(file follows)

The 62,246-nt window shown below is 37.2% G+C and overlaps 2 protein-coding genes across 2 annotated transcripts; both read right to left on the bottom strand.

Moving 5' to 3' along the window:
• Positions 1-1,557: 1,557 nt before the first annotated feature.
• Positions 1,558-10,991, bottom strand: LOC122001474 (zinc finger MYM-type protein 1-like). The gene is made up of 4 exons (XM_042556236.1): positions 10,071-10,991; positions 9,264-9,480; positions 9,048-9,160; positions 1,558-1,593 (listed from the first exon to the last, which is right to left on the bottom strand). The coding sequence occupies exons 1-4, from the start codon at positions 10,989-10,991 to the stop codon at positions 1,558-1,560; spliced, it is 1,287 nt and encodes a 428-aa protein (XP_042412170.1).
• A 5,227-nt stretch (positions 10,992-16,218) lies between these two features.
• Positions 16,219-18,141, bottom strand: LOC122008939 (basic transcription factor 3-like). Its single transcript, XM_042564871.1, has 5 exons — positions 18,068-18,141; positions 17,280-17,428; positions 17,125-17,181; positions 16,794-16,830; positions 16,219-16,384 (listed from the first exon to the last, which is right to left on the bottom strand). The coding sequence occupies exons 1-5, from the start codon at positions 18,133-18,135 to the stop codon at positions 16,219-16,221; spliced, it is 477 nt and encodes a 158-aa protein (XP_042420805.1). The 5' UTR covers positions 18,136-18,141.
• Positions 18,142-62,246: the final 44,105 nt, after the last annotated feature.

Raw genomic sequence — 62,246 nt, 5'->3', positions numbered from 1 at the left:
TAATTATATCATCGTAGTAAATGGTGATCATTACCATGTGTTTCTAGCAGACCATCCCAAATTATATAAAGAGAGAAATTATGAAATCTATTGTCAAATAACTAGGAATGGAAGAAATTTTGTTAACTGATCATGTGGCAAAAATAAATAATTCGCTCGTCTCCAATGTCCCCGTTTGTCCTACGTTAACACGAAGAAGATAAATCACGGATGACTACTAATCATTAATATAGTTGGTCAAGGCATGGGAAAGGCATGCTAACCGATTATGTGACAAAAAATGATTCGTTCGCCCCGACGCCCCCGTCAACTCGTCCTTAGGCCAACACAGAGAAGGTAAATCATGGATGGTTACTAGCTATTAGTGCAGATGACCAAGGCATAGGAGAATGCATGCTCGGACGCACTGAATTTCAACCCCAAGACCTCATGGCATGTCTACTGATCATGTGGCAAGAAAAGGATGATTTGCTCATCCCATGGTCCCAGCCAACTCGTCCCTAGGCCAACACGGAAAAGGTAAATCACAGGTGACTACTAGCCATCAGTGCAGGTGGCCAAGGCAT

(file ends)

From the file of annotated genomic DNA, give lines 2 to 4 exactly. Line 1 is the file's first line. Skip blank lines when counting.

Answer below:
Moving 5' to 3' along the window:
• Positions 1-1,557: 1,557 nt before the first annotated feature.
• Positions 1,558-10,991, bottom strand: LOC122001474 (zinc finger MYM-type protein 1-like). The gene is made up of 4 exons (XM_042556236.1): positions 10,071-10,991; positions 9,264-9,480; positions 9,048-9,160; positions 1,558-1,593 (listed from the first exon to the last, which is right to left on the bottom strand). The coding sequence occupies exons 1-4, from the start codon at positions 10,989-10,991 to the stop codon at positions 1,558-1,560; spliced, it is 1,287 nt and encodes a 428-aa protein (XP_042412170.1).